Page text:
Windy City Media Group Frontpage News

THE VOICE OF CHICAGO'S GAY, LESBIAN, BI, TRANS AND QUEER COMMUNITY SINCE 1985

home search facebook twitter join
Gay News Sponsor Windy City Times 2022-12-07
DOWNLOAD ISSUE
Donate

Sponsor

  WINDY CITY TIMES

Senate vote on marriage bill pushed back to September
by Lisa Keen, Keen News Service
2022-08-01

This article shared 833 times since Mon Aug 1, 2022
facebook twitter pin it google +1 reddit email


Hope for a quick vote on the Respect for Marriage Act in the U.S. Senate this week has faded, but U.S. Senator Tammy Baldwin said over the weekend that she has 10 Republican senators willing to vote for the measure and believes that vote could take place in September.

The U.S. House passed the Respect for Marriage Act on July 19, by a vote of 267 to 157, just one day after Rep. Jerrold Nadler introduced it. Even though only three Republicans voted for the Equality Act in the House last year, and only two Republicans voted for an LGBTQI+ Data Inclusion Act in June, 47 Republicans voted for the Respect for Marriage Act.

Shannon Minter, legal director of the National Center for Lesbian Rights, points to polling that shows 55 percent of Republicans support marriage equality. A poll in June indicated that 72 percent of registered voters opposed the idea of the U.S. Supreme Court overturning a decision that enabled same-sex couples to marry.

But popular support for legislation has not translated into bipartisan votes on other LGBT legislation. Nearly that same percentage in another poll said they would favor laws protecting LGBT people against discrimination in jobs, housing, and public accommodations, yet only 3 conservative Republicans voted for the Equality Act.

Nor are all 47 in tight mid-term elections this year. Only 17 had single digit margins of victory in 2020. Of the 27 who were scored by the Human Rights Campaign's rating of their votes on LGBT issues, 20 scored between zero and 11.

U.S. Senator Tammy Baldwin told National Public Radio that she thinks same-sex marriage is more acceptable now because "it's now part of most people's everyday reality to know somebody who has married in order to provide legal protections for their family." Until recently, she hoped the Senate would vote before August 8, when Congress takes its summer recess. And she has emphasized that the Respect for Marriage Act has become critical because of the U.S. Supreme Court's recent decision overturning Roe v. Wade has "implicated" other decisions based on similar grounds. Among those cases is Obergefell v. Hodges, the 2015 opinion striking down state bans on marriage licenses for same-sex couples.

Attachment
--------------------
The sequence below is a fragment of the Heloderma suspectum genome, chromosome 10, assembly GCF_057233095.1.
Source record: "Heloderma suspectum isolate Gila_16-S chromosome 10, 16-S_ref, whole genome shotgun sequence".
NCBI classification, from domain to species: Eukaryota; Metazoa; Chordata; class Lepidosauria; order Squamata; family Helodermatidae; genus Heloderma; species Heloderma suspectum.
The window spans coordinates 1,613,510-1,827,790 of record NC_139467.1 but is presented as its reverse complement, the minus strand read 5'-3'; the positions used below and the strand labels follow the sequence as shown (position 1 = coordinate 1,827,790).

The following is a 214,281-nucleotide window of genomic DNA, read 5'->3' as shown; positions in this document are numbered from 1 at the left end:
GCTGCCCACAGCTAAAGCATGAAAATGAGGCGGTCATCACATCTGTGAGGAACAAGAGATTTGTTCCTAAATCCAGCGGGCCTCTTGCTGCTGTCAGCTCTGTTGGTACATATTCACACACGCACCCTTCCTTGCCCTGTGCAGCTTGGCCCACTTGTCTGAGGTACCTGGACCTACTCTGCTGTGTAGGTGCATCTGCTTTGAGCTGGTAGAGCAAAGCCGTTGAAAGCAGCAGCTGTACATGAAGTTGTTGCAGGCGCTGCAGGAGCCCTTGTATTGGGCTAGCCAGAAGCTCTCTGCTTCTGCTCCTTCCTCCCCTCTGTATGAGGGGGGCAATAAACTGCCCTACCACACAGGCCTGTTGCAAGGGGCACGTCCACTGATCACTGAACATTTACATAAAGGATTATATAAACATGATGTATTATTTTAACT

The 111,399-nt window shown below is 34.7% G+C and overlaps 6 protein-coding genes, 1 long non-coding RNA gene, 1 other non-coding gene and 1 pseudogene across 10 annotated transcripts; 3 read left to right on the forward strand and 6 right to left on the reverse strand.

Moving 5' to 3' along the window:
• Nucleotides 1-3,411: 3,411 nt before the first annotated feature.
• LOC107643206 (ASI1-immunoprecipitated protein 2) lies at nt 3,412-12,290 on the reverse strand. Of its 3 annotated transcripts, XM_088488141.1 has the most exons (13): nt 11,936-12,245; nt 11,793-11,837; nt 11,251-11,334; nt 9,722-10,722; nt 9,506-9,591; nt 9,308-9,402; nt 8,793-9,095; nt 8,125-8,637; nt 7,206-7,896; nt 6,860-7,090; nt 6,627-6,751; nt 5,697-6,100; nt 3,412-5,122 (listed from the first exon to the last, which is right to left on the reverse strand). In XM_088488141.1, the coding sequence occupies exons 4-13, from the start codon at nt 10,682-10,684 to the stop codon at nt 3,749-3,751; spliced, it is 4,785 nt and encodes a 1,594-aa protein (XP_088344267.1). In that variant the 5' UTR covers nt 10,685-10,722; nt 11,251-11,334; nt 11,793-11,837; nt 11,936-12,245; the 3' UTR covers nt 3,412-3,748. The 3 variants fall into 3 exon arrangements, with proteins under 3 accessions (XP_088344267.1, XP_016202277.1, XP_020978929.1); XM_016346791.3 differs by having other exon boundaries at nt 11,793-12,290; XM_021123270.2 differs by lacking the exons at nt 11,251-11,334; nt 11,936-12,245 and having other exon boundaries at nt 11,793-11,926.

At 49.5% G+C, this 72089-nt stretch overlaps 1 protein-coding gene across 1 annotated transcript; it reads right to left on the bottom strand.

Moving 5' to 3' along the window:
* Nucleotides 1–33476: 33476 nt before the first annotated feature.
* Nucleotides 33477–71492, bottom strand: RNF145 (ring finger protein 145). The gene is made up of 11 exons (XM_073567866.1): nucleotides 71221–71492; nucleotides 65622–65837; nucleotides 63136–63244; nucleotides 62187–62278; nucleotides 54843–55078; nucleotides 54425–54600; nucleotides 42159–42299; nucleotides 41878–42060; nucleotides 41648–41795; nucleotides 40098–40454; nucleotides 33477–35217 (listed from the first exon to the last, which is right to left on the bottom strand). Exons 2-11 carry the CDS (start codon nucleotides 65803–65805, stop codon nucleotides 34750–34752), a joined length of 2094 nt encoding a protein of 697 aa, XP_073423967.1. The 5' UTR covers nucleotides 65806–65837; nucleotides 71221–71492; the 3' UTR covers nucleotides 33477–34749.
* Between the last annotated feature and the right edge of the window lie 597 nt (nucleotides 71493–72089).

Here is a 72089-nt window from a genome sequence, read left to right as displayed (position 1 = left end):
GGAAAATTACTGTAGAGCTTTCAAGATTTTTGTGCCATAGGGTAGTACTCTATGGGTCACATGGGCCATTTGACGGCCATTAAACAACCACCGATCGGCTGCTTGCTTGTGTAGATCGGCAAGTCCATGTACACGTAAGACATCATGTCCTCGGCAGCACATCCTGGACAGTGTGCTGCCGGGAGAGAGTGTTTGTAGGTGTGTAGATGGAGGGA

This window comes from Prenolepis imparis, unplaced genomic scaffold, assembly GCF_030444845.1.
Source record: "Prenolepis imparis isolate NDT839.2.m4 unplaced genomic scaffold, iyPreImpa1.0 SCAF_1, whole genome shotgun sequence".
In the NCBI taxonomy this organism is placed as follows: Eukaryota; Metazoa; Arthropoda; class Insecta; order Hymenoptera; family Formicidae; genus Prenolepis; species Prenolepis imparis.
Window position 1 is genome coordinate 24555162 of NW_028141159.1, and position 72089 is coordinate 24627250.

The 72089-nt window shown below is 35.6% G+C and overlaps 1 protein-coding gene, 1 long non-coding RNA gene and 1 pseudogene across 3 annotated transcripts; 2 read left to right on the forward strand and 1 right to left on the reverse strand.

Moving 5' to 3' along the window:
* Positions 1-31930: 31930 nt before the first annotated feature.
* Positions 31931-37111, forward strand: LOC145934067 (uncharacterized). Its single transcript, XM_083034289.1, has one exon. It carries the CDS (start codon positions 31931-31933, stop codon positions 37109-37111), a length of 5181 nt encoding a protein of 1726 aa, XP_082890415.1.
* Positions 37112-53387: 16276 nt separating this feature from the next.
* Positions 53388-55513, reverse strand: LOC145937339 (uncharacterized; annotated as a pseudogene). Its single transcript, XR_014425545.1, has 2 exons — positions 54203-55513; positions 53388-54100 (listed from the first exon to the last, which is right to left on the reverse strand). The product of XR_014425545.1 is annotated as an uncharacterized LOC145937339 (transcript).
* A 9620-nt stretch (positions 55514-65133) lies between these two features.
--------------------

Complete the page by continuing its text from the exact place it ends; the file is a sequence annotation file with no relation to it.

Baldwin, the U.S. Senate's first openly LGBT senator, is leading the charge to get the Senate to vote on the Respect for Marriage bill. With the Senate split 50-50 between Democratic votes and Republican votes, she needs all 50 Democrats and at least 10 Republicans to agree to break the inevitable Republican filibuster that would ensue with any attempt to bring the Respect for Marriage to the floor.

Baldwin told a Wisconsin media outlet July 29 that she has five Republicans publicly committed: Senators Susan Collins (of Maine), Lisa Murkowski (Alaska), Rob Portman (Ohio), Thom Tillis (North Carolina), and Ron Johnson (Wisconsin).

"Five additional members have indicated they are leaning in support," said Baldwin, "but I think because of how crowded the [Senate] calendar is for next week, which is our last week before the August recess, and in light of the fact that we can't have any absences — we need everybody there, and we have a few members with COVID— this is probably going to be a vote that occurs, what I would hope would be early September."

Meanwhile, it's not clear that some recalcitrant Democrats —like Joe Manchin of West Virginia—are on board. Senator Collins told The Hill newspaper that Manchin's recent agreements to go along with Democratic bills on climate change might cause the Respect for Marriage bill to lose Republican votes.

But openly bisexual Senator Kyrsten Sinema is supporting the bill.

What Respect for Marriage Act says

Baldwin introduced the Respect for Marriage Act (S. 29) in the Senate on July 18, along with U.S. Senators Dianne Feinstein (D-Calif.) and Susan Collins (R-Maine).

The House bill, H.R. 8404, was introduced the same day and is slightly longer. Both bills have language to repeal the Defense of Marriage Act (DOMA), a federal law that barred federal recognition of same-sex marriages. That law was ruled unconstitutional by the U.S. Supreme Court in 2013 via U.S. v. Windsor.